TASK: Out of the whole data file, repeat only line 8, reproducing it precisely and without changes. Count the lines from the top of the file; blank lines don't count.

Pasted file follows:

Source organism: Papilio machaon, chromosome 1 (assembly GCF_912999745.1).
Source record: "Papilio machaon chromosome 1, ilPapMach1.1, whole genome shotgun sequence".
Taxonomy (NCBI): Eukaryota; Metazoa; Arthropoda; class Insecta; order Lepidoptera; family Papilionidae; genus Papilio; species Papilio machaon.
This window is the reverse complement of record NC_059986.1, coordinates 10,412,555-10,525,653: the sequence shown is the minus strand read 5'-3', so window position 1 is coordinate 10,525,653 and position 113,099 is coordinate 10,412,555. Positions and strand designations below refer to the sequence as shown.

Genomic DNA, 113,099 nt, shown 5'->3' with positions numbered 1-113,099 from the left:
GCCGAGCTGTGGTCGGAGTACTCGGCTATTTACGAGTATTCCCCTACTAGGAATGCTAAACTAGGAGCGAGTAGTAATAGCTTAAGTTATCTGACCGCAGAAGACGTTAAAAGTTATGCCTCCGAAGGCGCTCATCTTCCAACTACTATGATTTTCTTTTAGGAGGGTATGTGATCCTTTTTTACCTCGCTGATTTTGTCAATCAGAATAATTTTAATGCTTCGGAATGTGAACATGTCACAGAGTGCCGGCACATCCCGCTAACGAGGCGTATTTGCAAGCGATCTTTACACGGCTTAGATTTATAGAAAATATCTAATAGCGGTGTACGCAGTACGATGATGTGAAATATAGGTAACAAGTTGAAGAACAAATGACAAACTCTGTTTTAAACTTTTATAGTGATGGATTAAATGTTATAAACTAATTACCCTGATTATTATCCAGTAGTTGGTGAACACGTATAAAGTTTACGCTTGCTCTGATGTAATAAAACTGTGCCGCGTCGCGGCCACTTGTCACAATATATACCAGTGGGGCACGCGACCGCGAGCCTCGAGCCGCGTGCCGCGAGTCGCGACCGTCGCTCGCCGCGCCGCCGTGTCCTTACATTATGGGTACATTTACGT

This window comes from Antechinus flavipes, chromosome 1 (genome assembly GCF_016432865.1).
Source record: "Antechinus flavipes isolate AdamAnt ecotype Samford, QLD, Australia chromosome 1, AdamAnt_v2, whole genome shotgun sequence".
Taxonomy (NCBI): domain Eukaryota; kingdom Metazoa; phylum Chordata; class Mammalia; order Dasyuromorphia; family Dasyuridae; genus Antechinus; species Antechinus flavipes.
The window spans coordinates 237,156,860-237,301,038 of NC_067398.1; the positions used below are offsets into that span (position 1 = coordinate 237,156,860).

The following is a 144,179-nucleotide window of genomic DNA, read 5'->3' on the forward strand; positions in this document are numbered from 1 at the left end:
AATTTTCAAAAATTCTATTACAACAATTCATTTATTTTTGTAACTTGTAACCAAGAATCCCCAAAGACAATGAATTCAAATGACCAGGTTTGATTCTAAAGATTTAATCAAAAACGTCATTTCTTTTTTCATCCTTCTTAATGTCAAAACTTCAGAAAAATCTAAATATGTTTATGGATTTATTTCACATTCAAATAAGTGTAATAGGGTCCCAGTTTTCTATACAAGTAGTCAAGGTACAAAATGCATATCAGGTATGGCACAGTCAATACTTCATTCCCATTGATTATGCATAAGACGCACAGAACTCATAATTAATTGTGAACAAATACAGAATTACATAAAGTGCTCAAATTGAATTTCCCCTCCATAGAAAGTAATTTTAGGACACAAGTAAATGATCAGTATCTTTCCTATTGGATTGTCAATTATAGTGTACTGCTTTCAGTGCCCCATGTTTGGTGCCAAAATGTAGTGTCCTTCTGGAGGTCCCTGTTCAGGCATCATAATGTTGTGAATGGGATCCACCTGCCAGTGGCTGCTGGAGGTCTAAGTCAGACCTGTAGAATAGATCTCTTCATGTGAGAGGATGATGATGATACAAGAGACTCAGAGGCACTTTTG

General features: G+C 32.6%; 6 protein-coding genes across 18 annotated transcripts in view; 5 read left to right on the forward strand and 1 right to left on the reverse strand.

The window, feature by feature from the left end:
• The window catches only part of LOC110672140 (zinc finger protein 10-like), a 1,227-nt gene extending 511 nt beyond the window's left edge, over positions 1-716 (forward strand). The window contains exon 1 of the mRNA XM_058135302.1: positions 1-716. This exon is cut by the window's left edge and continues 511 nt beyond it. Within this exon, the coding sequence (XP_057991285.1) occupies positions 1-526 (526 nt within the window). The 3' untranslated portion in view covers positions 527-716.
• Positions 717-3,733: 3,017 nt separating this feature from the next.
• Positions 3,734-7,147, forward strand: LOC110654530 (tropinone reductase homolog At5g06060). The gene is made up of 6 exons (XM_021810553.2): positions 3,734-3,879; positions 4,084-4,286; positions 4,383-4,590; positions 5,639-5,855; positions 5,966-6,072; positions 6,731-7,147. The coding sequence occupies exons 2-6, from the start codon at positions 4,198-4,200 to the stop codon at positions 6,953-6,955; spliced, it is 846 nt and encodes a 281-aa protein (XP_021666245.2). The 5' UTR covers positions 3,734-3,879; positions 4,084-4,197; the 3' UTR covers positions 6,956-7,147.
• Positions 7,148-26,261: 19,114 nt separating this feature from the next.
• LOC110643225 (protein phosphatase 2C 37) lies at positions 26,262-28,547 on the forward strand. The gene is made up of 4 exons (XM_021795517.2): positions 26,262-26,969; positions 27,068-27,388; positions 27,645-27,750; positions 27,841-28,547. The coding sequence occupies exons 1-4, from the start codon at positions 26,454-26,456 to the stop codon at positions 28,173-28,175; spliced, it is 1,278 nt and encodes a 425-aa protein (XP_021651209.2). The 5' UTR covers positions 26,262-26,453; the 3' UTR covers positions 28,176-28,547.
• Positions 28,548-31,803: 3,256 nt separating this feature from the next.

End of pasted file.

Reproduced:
Source record: "Antechinus flavipes isolate AdamAnt ecotype Samford, QLD, Australia chromosome 1, AdamAnt_v2, whole genome shotgun sequence".